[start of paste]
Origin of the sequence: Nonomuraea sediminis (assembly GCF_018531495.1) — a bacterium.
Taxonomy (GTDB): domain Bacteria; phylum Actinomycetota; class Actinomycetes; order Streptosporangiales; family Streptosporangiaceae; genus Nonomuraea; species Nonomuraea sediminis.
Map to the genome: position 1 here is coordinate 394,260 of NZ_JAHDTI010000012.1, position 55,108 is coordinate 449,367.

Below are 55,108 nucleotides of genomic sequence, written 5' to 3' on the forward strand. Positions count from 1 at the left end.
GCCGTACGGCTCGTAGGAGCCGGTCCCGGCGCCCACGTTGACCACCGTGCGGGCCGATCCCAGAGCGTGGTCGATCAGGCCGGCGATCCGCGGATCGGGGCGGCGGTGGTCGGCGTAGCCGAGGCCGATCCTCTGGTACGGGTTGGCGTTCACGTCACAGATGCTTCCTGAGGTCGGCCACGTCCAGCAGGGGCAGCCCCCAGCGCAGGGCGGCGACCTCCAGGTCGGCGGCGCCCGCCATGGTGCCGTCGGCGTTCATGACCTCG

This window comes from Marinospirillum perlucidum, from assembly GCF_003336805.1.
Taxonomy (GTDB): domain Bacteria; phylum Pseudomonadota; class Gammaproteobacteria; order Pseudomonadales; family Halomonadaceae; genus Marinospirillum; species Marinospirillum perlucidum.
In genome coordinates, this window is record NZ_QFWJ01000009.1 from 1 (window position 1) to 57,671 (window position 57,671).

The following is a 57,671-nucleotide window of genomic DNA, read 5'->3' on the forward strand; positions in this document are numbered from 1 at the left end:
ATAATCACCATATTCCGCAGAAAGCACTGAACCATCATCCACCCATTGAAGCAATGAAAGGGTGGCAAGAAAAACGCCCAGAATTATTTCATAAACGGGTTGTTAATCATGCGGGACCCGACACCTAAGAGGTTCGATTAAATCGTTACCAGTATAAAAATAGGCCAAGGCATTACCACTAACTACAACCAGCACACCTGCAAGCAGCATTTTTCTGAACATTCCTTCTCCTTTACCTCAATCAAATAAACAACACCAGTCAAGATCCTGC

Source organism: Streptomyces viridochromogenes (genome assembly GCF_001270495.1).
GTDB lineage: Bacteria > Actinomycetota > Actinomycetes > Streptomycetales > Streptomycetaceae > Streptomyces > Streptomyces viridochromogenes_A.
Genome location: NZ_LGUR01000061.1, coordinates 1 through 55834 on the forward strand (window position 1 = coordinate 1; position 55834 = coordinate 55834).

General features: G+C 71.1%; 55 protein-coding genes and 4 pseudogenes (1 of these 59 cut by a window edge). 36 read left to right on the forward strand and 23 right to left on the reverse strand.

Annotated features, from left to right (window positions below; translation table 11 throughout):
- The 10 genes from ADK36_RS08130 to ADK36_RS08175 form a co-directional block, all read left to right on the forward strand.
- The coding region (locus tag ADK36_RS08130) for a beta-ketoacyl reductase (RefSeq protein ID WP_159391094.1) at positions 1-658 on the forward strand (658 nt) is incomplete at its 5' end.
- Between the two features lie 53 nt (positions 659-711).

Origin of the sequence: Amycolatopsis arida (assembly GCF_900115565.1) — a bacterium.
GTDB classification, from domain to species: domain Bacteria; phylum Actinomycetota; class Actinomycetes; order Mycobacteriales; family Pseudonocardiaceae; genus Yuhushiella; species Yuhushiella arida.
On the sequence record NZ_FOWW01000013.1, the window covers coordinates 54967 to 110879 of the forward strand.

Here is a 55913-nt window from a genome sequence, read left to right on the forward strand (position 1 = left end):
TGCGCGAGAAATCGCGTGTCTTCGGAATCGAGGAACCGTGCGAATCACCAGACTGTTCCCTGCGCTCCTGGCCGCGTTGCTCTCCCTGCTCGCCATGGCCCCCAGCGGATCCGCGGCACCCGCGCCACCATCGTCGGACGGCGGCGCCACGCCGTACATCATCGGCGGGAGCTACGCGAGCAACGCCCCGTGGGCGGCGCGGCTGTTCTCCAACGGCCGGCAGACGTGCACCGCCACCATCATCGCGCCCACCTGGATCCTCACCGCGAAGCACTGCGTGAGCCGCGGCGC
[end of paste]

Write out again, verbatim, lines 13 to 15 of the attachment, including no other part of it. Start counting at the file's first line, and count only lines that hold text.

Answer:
Genome location: NZ_LGUR01000061.1, coordinates 1 through 55834 on the forward strand (window position 1 = coordinate 1; position 55834 = coordinate 55834).

General features: G+C 71.1%; 55 protein-coding genes and 4 pseudogenes (1 of these 59 cut by a window edge). 36 read left to right on the forward strand and 23 right to left on the reverse strand.

Annotated features, from left to right (window positions below; translation table 11 throughout):